What Is An OCIP?

An Owner Controlled Insurance Program (OCIP) or “wrap-up program” is a coordinated insurance program for construction projects. An OCIP, unlike traditional construction insurance coverage, provides eligible participants of a construction project with general liability coverage under one policy. 

OCIP Key Features

  • Under one master policy, an OCIP covers commercial general liability and/or workers’ compensation insurance for all enrolled participants associated with a specified project.
  • Participants generally include all enrolled contractors and subcontractors of every tier involved with on-site project construction.
  • An OCIP does not cover vendors, suppliers or material dealers and may also exclude contractors who handle hazardous materials such as asbestos and hazardous waste.
  • Decision making control rests with the purchaser (who is often the project owner but can also be the general contractor).
  • Architects and engineers are often included as participants, but not for professional liability.
  • An OCIP covers the life of the project, plus an extended completed operations' period.

 

OCIP Advantages

  • Provides uniform coverage and limits of liability for all participants.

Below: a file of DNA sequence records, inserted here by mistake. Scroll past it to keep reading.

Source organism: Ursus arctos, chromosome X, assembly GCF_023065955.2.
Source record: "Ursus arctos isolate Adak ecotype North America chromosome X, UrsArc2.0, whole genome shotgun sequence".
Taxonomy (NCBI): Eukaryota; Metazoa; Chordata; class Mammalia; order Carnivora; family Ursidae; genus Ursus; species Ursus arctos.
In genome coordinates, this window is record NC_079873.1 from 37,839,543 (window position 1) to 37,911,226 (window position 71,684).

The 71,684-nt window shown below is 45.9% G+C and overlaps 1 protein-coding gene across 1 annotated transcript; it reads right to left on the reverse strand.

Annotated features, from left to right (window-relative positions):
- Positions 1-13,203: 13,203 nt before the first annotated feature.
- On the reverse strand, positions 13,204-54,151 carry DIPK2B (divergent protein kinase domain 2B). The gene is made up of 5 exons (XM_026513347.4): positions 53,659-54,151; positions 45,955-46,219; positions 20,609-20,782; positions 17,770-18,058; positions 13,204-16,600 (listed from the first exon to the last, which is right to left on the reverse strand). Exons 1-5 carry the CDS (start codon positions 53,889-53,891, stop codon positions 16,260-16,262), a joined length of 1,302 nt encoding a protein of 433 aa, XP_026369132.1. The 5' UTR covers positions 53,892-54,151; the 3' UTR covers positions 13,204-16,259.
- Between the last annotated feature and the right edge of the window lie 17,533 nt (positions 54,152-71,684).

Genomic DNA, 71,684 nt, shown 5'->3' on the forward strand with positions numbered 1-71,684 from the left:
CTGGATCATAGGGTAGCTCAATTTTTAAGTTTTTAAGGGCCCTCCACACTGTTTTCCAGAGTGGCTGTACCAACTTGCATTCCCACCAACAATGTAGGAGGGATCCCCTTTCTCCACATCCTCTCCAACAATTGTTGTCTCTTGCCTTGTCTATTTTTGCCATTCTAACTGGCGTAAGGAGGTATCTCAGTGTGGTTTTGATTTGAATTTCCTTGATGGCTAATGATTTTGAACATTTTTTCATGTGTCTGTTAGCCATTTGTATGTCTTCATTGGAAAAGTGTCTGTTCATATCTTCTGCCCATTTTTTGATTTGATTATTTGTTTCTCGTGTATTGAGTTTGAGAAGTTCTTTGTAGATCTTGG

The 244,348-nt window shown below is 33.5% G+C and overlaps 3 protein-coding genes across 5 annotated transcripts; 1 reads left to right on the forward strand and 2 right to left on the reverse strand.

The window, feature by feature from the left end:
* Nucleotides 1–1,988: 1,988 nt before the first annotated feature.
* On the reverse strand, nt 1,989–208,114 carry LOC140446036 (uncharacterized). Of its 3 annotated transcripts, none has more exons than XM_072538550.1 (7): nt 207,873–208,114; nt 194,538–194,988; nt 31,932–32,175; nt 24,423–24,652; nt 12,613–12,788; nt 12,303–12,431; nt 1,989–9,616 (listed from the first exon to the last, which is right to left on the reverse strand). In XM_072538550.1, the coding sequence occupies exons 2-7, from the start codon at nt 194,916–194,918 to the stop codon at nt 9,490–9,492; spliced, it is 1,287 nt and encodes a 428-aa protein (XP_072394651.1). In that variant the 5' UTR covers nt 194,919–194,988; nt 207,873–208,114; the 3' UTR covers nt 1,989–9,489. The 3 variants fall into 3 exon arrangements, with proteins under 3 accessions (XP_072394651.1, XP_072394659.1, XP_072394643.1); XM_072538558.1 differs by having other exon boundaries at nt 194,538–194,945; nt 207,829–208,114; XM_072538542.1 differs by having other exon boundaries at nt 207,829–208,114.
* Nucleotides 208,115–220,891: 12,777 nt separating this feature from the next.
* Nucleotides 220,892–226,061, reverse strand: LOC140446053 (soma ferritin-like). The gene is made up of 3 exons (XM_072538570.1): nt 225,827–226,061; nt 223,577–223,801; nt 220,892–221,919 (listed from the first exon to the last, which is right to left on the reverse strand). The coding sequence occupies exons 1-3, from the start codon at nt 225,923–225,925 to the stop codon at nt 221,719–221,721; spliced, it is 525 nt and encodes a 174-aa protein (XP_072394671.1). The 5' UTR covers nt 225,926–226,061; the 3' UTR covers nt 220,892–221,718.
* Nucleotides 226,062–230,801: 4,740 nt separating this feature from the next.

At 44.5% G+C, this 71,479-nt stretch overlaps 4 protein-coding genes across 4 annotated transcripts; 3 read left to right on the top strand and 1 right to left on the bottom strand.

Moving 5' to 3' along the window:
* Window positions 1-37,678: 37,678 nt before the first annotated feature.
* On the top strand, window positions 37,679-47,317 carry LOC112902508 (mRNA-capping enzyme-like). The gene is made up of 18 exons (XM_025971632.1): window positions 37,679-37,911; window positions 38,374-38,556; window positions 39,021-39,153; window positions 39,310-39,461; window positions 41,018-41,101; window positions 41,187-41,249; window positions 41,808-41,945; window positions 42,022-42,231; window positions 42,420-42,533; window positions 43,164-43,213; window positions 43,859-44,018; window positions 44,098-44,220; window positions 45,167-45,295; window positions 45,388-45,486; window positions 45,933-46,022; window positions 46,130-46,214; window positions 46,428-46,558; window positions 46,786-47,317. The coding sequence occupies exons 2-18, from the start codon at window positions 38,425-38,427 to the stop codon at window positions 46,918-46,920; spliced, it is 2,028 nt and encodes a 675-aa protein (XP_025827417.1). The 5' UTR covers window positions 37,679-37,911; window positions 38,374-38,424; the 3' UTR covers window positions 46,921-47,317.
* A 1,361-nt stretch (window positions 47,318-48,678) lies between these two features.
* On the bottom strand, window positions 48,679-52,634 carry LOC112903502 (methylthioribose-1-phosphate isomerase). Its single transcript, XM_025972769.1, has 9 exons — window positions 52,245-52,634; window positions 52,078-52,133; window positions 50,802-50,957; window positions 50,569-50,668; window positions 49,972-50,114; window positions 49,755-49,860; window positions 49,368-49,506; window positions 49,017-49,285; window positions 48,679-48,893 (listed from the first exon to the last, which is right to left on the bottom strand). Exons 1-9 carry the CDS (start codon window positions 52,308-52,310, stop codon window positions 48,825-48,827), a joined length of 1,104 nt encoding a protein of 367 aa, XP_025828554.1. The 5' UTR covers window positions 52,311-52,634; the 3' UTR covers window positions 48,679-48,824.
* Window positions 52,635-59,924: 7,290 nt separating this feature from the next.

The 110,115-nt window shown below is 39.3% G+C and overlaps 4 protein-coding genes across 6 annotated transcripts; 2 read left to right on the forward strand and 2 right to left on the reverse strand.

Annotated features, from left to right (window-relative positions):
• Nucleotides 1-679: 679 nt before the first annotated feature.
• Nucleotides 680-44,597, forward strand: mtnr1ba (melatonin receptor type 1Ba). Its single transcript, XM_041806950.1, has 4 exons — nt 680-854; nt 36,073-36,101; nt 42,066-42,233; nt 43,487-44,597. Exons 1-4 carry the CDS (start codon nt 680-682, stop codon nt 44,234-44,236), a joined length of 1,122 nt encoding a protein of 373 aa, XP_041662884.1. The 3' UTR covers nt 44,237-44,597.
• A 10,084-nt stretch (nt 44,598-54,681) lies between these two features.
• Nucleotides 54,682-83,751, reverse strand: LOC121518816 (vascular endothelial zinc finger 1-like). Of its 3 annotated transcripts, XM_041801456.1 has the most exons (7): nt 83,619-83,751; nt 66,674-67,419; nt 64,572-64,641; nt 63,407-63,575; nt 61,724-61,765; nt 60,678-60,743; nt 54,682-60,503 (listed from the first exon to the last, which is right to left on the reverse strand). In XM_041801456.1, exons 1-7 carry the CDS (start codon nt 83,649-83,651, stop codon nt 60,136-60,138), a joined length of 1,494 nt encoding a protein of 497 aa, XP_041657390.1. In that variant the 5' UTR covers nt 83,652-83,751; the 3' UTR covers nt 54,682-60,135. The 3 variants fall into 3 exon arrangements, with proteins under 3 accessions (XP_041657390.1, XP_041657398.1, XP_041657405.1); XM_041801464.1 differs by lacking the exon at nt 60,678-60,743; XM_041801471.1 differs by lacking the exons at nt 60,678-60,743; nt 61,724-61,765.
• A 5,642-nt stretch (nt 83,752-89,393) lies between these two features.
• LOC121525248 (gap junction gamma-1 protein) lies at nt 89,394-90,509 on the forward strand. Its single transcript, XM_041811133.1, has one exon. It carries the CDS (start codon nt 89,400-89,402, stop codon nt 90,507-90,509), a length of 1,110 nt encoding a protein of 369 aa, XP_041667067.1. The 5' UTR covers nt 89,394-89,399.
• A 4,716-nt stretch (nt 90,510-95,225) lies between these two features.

• Eliminates owner concern that individual contractors or subcontractors may not be adequately covered.
  • Enables the owner to consolidate the insurance policies they will rely on in the future into one uniform, broad program.
  • Enables owners and contractors to mount a stronger, single-entity defense in construction defect lawsuits. Rather than many lawyers and many insurance carriers who may be manipulated into settling a lawsuit at inflated costs, an OCIP uses one insurance company and one legal firm to handle the claim.
  • Since there is no coverage for cross claims, there is less incentive for plaintiffs’ attorneys to create infighting amongst the participants.

 

Disadvantages of Traditional, Individual Coverage

  • The majority of subcontractor insurance policies exclude coverage for multi-family unit construction.
  • The owner does not have control over the coverage purchased by the general contractor and the potential impairment of insurance coverage limits on the general contractor’s insurance.
  • The owner has significant exposure to losses not covered under the general contractor’s insurance.
  • The owner could be subjected to complicated and expensive claims handling procedures.
  • Individual participant insurance policies covering the same risk become targeted in order to allocate blame and remedy a claim. Plaintiff attorneys often times exploit the weakness of multiple defendants “general and each sub, regardless of their involvement”.

 

Possible Disadvantages of an OCIP Program for Contractors and Subcontractors

  • Uncompensated administrative costs.
  • Inadequate limits of insurance.

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